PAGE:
SpaceX will again attempt to destroy one of its own rockets in a test of a crucial emergency abort system, a day after bad weather forced Elon Musk’s company to delay its final milestone test before flying NASA astronauts from US soil. High winds and choppy seas in the area where the spacecraft was expected to splashdown on Saturday delayed the dramatic inflight test of the unmanned astronaut capsule to Sunday.
The latest attempt will have a longer six-hour launch window starting at 8am ET (1pm GMT).
If the test is successful, SpaceX’s acorn-shaped Crew Dragon capsule, capable of carrying seven astronauts, will fire thrusters to detach itself from a Falcon 9 rocket less than two minutes after liftoff.
This will simulate an emergency abort scenario to prove the SpaceX pod can return astronauts to safety.
The test is crucial to qualify the capsule to fly humans to the International Space Station, a feat NASA expects to arrive as soon as mid-2020.
How to watch the SpaceX launch live online today:
The SpaceX Crew Dragon will launch from Complex 39A at NASA’s Kennedy Space Center in Florida.
The launch will be simultaneously broadcast live online by SpaceX and NASA.
Starting about 20 minutes before lift-off, you can tune in to the above YouTube video, courtesy of SpaceX.
The rocket manufacturer said yesterday: “Tomorrow’s test will demonstrate Crew Dragon’s ability to separate from Falcon 9 and carry astronauts to safety in the unlikely event of an emergency on ascent.”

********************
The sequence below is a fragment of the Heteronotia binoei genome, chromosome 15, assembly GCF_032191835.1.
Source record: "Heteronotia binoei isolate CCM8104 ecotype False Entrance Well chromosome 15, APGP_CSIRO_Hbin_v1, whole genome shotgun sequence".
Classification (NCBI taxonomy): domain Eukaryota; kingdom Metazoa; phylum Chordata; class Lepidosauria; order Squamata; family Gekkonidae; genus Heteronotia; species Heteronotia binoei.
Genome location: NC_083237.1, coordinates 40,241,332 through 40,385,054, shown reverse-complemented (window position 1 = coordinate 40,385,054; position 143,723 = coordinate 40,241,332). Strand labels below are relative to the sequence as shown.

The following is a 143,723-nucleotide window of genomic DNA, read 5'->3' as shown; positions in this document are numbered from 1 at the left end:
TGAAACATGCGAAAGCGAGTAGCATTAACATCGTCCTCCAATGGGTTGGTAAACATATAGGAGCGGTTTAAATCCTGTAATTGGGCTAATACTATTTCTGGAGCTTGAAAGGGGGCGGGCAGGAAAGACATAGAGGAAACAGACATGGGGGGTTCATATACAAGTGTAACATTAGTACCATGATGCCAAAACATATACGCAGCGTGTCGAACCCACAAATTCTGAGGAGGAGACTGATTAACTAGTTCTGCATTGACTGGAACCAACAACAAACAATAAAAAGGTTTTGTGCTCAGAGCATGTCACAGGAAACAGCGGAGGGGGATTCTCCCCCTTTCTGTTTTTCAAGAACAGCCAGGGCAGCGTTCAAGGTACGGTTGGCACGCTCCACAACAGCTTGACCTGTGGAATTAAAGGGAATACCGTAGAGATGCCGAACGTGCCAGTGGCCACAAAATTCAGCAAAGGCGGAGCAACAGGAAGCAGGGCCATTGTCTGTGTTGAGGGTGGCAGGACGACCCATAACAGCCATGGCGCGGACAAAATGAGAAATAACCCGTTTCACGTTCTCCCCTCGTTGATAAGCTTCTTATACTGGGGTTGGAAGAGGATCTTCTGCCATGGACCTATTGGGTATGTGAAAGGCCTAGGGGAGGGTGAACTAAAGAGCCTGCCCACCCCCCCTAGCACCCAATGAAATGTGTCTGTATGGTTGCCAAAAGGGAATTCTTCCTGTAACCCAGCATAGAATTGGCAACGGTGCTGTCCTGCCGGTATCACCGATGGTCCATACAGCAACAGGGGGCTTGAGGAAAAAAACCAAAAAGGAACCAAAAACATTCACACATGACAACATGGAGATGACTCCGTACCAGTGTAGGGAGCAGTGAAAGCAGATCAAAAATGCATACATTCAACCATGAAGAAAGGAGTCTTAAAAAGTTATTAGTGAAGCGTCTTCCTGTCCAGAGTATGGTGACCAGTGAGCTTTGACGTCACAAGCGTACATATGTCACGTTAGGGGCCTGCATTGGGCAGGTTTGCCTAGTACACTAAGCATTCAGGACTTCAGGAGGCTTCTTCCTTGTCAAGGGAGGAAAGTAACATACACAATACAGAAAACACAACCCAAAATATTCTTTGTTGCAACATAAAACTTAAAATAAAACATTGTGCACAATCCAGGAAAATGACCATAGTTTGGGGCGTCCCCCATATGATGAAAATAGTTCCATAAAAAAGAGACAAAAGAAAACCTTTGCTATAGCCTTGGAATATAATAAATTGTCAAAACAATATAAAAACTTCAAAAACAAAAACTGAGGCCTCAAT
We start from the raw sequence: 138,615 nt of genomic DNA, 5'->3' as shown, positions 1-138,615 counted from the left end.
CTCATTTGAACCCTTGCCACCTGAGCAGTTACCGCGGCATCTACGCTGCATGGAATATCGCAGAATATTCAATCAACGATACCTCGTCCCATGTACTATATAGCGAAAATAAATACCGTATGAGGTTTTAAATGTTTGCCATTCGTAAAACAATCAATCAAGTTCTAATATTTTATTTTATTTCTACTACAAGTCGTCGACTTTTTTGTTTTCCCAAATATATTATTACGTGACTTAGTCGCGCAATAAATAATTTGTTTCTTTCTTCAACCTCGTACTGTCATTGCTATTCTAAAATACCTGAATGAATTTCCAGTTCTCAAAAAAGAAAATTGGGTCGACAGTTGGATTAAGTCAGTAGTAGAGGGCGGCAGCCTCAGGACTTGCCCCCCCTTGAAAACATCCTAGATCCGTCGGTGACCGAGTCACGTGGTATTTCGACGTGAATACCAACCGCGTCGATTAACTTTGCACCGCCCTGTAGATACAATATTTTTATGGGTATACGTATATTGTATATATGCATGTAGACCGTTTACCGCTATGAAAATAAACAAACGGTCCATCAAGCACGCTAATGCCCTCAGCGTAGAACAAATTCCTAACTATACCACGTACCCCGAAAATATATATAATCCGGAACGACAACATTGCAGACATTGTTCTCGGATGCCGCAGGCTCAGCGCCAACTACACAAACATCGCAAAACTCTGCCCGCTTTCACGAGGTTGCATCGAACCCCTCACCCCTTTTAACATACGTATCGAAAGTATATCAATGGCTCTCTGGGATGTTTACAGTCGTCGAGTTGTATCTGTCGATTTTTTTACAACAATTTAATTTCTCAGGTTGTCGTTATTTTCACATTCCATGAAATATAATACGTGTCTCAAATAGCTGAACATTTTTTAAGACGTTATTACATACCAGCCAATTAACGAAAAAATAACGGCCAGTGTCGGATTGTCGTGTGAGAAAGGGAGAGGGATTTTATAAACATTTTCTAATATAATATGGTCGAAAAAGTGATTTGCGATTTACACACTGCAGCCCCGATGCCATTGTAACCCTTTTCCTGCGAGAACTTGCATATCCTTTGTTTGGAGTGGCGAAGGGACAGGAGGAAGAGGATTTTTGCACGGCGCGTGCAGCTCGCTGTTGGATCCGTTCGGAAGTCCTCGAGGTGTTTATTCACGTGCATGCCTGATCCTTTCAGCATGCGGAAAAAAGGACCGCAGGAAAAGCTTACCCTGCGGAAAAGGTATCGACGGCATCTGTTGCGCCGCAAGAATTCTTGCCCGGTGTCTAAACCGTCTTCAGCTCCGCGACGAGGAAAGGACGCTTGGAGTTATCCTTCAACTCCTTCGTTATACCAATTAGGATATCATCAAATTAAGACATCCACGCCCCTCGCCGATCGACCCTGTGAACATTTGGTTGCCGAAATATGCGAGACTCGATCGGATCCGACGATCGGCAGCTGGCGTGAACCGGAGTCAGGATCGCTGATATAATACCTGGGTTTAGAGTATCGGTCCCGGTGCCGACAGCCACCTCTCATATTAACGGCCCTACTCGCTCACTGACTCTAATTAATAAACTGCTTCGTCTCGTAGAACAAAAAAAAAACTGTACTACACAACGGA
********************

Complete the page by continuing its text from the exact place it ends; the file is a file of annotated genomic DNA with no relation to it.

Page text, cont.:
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The test follows years of development and delays as the US seeks to revive its human spaceflight program through private partnerships.
NASA awarded $4.2 billion (£3.23 billion) to Boeing and $2.5 billion (£1.9 billion) to SpaceX in 2014 to develop separate capsule systems capable of ferrying astronauts to the space station from US soil for the first time since NASA’s space shuttle program ended in 2011.
The space agency has since relied on Russian Soyuz spacecraft for trips to the orbiting space station.
During the test the SpaceX Falcon 9 rocket’s boosters will shut down approximately 12 miles (19km) above the ocean, a mock failure that will trigger Crew Dragon’s so-called SuperDraco thrusters to jet itself away at supersonic speeds of up to 1,500mph (2,400kph).
The capsule will deploy three parachutes to slow its descent to the water, and will carry aboard two human-shaped test dummies fitted with motion sensors to collect data on the immense G-force astronauts would be subjected to during abort.
The test was originally scheduled for mid-2019 but was delayed after a Crew Dragon capsule exploded in April on a test stand just before firing its launch abort thrusters, triggering a lengthy investigation.
SpaceX-led investigators in July discovered a previously unknown explosive reaction between a titanium valve and a propellant used to ignite the thrusters.
A SpaceX official said the company completed the investigation within the last week.
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